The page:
If you wanted relief from stories about tire factories and steel plants closing, you could try relaxing with a new 300-page report from Bank of America Merrill Lynch (BOA), which looks at the likely effects of a robot revolution.
However, you might not end up reassured. Though it promises robot carers for an aging population, it also forecasts huge numbers of jobs being wiped out: up to 35 percent of all workers in the UK and 47 percent of those in the US, including white-collar jobs, seeing their livelihoods taken away by machines.
Have not we heard all this before, though? From the luddites of the 19th century to print unions protesting in the 1980s about computers, there have always been people fearful about the march of mechanization. And yet we keep on creating new job categories.
However, there are still concerns that the combination of artificial intelligence (AI) — which is able to make logical inferences about its surroundings and experience — married to ever-improving robotics, would wipe away entire swaths of work and radically reshape society.
“The poster child for automation is agriculture,” says Calum Chace, author of Surviving AI and the novel Pandora’s Brain. “In 1900, 40 percent of the US labor force worked in agriculture. By 1960, the figure was a few percent. And yet people had jobs; the nature of the jobs had changed.
“But then again, there were 21 million horses in the US in 1900. By 1960, there were just 3 million. The difference was that humans have cognitive skills — we could learn to do new things. But that might not always be the case as machines get smarter and smarter.”
HORSES AND HUMANS
What if we are the horses to AI’s humans? To those who do not watch the industry closely, it is hard to see how quickly the combination of robotics and artificial intelligence is advancing.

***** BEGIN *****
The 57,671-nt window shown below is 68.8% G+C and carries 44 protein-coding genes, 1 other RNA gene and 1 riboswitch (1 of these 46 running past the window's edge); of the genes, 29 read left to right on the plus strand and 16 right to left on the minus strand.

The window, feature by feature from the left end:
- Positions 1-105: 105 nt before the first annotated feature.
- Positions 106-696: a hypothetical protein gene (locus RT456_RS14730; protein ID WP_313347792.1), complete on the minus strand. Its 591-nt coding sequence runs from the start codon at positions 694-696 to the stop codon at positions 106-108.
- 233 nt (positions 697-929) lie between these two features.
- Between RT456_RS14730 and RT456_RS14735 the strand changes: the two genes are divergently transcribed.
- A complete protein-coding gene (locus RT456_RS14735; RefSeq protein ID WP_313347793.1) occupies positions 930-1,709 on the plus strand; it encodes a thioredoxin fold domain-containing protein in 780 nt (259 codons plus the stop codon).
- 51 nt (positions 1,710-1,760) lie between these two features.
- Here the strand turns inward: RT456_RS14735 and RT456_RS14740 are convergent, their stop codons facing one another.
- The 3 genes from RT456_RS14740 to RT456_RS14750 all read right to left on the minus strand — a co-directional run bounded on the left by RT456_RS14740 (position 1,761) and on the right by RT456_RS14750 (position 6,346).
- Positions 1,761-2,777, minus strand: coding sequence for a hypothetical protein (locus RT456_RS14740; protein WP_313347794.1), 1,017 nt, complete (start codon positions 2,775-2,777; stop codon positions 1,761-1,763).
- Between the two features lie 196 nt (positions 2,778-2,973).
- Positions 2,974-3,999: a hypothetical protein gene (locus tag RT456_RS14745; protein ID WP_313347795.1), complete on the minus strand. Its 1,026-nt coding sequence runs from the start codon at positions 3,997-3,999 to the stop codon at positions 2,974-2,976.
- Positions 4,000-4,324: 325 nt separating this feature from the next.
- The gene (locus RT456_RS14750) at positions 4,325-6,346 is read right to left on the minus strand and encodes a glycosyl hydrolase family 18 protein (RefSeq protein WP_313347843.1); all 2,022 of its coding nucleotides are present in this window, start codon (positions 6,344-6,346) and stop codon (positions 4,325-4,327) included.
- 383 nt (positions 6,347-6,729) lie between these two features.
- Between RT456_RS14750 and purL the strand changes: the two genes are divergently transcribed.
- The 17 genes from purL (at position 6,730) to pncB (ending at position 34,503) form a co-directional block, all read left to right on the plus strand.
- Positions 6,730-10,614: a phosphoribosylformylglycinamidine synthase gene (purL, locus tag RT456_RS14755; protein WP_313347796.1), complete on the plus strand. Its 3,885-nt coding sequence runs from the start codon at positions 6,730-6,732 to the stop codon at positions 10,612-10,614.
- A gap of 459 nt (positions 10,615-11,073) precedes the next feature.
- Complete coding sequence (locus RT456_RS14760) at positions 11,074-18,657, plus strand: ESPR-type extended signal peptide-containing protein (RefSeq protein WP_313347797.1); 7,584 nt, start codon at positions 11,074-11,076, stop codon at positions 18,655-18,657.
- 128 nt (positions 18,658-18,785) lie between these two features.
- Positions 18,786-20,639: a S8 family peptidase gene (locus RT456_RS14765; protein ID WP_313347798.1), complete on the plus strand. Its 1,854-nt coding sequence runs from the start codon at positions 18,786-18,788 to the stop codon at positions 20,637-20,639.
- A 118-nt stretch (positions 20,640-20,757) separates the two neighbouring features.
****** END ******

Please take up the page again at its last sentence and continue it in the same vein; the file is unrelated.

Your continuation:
Last week, a team from the Massachusetts Institute of Technology (MIT) released a video showing a tiny drone flying through a lightly forested area at 48km per hour, avoiding the trees — all without a pilot, using only its onboard processors. Of course it can outrun a human-piloted one.
MIT has also built a “robot cheetah” which can jump over obstacles of up to 40cm without help. Add to that the standard progress of computing, where processing power doubles roughly every 18 months, and you can see why people like Chace are getting worried.
However, the incursion of AI into our daily life would not begin with robot cheetahs. In fact, it began long ago; the edge is thin, but the wedge is long. Cooking systems with vision processors can decide whether burgers are properly cooked. Restaurants can give customers access to tablets with the menu and let people choose without needing service staff.
Lawyers who used to slog through giant files for the “discovery” phase of a trial can turn it over to a computer. An “intelligent assistant” called Amy would, via e-mail, set up meetings autonomously. Google announced last week that you can get Gmail to write appropriate responses to incoming e-mails. (You still have to act on your responses, of course.)
Further afield, Foxconn, the Taiwanese company that assembles devices for Apple and others, aims to replace much of its workforce with automated systems.
The Associated Press gets news stories written automatically about sports and business by a system developed by Automated Insights. The longer you look, the more you find computers displacing simple work.
So how much impact would robotics and AI have on jobs, and on society? Carl Benedikt Frey, who with Michael Osborne in 2013 published the seminal paper The Future of Employment: How Susceptible Are Jobs to Computerisation? — on which the BOA report draws heavily — says that he does not like to be labeled a “doomsday predictor.”
He said that even while some jobs are replaced, new ones spring up that focus more on services and interaction with and between people.
“The fastest-growing occupations in the past five years are all related to services,” he told the Observer. “The two biggest are Zumba instructor and personal trainer.”
Frey said that technology is leading to a rarification of leading-edge employment, where fewer and fewer people have the necessary skills to work in the front line of its advances.